12 September 2017 Fabrication of coronagraph masks and laboratory scale star-shade masks: characteristics, defects, and performance
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Abstract
NASA WFIRST mission has planned to include a coronagraph instrument to find and characterize exoplanets. Masks are needed to suppress the host star light to better than 10-8 – 10-9 level contrast over a broad bandwidth to enable the coronagraph mission objectives. Such masks for high contrast coronagraphic imaging require various fabrication technologies to meet a wide range of specifications, including precise shapes, micron scale island features, ultra-low reflectivity regions, uniformity, wave front quality, etc. We present the technologies employed at JPL to produce these pupil plane and image plane coronagraph masks, and lab-scale external occulter masks, highlighting accomplishments from the high contrast imaging testbed (HCIT) at JPL and from the high contrast imaging lab (HCIL) at Princeton University. Inherent systematic and random errors in fabrication and their impact on coronagraph performance are discussed with model predictions and measurements.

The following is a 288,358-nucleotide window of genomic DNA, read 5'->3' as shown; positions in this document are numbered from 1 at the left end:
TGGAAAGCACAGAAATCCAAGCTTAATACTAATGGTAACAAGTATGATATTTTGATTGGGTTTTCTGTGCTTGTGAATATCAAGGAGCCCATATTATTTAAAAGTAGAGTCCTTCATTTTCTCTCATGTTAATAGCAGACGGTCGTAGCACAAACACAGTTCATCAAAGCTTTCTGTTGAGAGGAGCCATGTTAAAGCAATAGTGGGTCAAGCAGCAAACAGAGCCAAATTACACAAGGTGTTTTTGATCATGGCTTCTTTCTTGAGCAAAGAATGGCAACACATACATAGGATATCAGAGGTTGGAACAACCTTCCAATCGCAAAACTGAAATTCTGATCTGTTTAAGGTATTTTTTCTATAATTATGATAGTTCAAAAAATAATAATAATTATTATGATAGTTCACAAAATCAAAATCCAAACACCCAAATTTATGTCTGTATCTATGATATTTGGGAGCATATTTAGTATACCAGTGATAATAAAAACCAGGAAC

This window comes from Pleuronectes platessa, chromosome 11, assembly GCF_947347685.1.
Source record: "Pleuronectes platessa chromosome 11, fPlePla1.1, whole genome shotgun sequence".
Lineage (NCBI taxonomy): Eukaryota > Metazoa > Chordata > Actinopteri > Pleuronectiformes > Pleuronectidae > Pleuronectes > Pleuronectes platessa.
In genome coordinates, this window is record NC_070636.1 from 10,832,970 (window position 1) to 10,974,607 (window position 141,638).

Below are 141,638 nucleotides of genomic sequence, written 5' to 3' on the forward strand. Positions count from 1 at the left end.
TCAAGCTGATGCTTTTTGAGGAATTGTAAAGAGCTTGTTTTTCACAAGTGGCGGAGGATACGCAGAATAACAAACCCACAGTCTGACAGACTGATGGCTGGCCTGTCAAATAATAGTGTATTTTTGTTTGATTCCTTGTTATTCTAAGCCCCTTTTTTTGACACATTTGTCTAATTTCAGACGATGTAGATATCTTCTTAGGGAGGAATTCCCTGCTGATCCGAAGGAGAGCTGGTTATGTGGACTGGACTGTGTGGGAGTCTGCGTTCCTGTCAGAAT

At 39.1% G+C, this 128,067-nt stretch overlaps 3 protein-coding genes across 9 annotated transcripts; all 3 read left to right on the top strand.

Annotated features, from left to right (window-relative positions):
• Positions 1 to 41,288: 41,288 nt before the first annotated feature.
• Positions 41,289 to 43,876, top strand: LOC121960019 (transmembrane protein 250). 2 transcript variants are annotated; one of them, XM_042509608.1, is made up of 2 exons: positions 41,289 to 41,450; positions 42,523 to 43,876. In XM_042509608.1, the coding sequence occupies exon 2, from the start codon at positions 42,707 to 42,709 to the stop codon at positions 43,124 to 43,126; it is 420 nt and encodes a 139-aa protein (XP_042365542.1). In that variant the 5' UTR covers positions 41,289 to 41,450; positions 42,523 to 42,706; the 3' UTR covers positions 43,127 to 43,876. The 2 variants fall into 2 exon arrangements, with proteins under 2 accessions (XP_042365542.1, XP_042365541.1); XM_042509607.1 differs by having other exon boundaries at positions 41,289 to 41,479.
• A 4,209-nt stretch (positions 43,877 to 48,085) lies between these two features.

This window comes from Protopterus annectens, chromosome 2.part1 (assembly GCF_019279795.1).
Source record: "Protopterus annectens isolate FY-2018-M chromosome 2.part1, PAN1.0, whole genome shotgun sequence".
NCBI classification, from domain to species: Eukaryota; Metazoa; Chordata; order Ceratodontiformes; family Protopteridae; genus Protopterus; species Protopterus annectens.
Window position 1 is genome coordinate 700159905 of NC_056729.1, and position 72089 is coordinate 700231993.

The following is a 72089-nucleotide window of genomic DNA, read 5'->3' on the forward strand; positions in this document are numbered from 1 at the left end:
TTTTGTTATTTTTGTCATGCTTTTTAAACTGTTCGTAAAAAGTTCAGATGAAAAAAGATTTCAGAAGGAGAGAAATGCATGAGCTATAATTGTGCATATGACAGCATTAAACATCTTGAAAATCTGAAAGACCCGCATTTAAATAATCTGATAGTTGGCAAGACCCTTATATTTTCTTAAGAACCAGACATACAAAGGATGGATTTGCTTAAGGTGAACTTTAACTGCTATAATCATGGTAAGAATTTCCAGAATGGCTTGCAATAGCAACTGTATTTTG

Conference Presentation
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Kunjithapatham Balasubramanian, A. J. Eldorado Riggs, Eric Cady, Victor White, Karl Yee, Daniel Wilson, Pierre Echternach, Richard Muller, Camilo Mejia Prada, Byoung-Joon Seo, Fang Shi, Daniel Ryan, Santos Fregoso, Jacob Metzman, Robert Casey Wilson, "Fabrication of coronagraph masks and laboratory scale star-shade masks: characteristics, defects, and performance", Proc. SPIE 10400, Techniques and Instrumentation for Detection of Exoplanets VIII, 104000C (12 September 2017); doi: 10.1117/12.2274059; https://doi.org/10.1117/12.2274059
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